• Join over 1.2 million students every month
  • Accelerate your learning by 29%
  • Unlimited access from just £6.99 per month

How far are Romeo and Juliet responsible for their fate?

Extracts from this document...

Introduction

How far are Romeo and Juliet responsible for their fate? In Elizabethan times when the play Romeo and Juliet was written people believed as much in the stars and planets as they did their God. They believed that stars and the way they were positioned meant different things. For example if they saw Halley's Comet it would mean disaster but if they saw a shooting star it would have been considered very good luck. In the play Romeo and Juliet Shakespeare refers to fate from the start. "A pair of star crossed lovers". This term shows that this pair of lovers are meant to be together and it is written in the stars so it must happen. Not all of their fatal outcome was due to the position of the stars. Some of it was due to them. Shakespeare has given the characters flaws because he wanted them to seem real, imperfect so the audience can relate to them. ...read more.

Middle

Romeo and Juliet aren't totally responsible for their own fate you feel that it is out of their control and cannot be stopped. Romeo and Juliet refer to death as close. Juliet says, "If he be married my grave is like to be my wedding bed." This is very ironic because her grave is her wedding bed not referring to her and Romeo's wedding bed but on the day she is supposed to be marrying Paris. Having said this Juliet later on says "I'll to my wedding bed." Juliet is talking to the nurse about dying. If her "grave is like to be her wedding bed." She is clearly saying she is going to commit suicide. Juliet prophesises how Romeo dies. "Methinks I see thee now thou art so low, as one dead in the bottom of a tomb." This is very strange and gives the audience a greater feeling of fate because that is how Romeo dies, at the bottom of a tomb. ...read more.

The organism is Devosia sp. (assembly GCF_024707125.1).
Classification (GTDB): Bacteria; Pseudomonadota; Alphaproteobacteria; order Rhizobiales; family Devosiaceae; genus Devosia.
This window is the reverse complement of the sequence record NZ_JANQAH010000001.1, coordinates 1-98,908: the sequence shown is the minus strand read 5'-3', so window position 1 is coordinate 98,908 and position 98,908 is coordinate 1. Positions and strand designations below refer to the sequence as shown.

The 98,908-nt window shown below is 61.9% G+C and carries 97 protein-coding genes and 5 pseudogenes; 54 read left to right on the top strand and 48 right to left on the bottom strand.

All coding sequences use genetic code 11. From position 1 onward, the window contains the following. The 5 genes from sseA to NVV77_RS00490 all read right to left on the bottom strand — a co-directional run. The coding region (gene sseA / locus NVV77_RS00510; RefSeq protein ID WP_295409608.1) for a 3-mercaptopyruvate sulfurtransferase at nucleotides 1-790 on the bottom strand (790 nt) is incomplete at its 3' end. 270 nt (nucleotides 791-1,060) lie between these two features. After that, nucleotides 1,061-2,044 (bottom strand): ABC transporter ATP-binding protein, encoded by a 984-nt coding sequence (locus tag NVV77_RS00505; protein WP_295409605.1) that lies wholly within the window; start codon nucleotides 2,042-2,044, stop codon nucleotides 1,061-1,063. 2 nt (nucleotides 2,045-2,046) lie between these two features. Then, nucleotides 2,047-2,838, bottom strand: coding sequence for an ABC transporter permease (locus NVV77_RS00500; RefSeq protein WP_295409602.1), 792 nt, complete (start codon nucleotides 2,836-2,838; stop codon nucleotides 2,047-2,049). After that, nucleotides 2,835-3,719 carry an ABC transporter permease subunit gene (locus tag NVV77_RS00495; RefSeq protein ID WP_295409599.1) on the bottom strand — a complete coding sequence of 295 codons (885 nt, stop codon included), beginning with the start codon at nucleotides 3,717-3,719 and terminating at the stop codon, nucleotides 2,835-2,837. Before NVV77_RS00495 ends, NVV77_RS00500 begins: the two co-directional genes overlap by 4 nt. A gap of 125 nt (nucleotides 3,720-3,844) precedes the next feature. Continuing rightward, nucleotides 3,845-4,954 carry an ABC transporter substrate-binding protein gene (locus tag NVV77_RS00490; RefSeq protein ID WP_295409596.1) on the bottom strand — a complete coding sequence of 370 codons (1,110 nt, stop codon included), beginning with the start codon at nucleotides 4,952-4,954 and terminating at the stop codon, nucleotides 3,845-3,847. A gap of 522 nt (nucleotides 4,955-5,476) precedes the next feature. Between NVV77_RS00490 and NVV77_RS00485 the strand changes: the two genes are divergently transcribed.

Conclusion

He says this just after he kills Tybalt and realises that he has just made a big mistake and will regret it for the rest of his life. Juliet realises that she has no control over her actions, "Alak, alak that heaven should practice stratagems on such a soft subject as myself." This gives the audience the impression of a brutal child torturing an innocent toy that is defenceless. In conclusion I think that fate was responsible for Romeo and Juliet's death and there was nothing that anyone could have done to prevent the deaths of Romeo and Juliet. If the pair had not been so rash and had thought more about their actions before they rushed into things that they could have spent more time together. I think that the message was quite obvious that Shakespeare gives in the play that the pair of lovers will not ever have a good relationship but would be used more as peace makers for the city of Verona. So in a way fate had "dealt them a tragic blow" for a good reason. Stuart Toon ...read more.

The above preview is unformatted text

This student written piece of work is one of many that can be found in our GCSE Romeo and Juliet section.

Found what you're looking for?

  • Start learning 29% faster today
  • 150,000+ documents available
  • Just £6.99 a month

Not the one? Search for your essay title...
  • Join over 1.2 million students every month
  • Accelerate your learning by 29%
  • Unlimited access from just £6.99 per month
  • Over 160,000 pieces
    of student written work
  • Annotated by
    experienced teachers
  • Ideas and feedback to
    improve your own work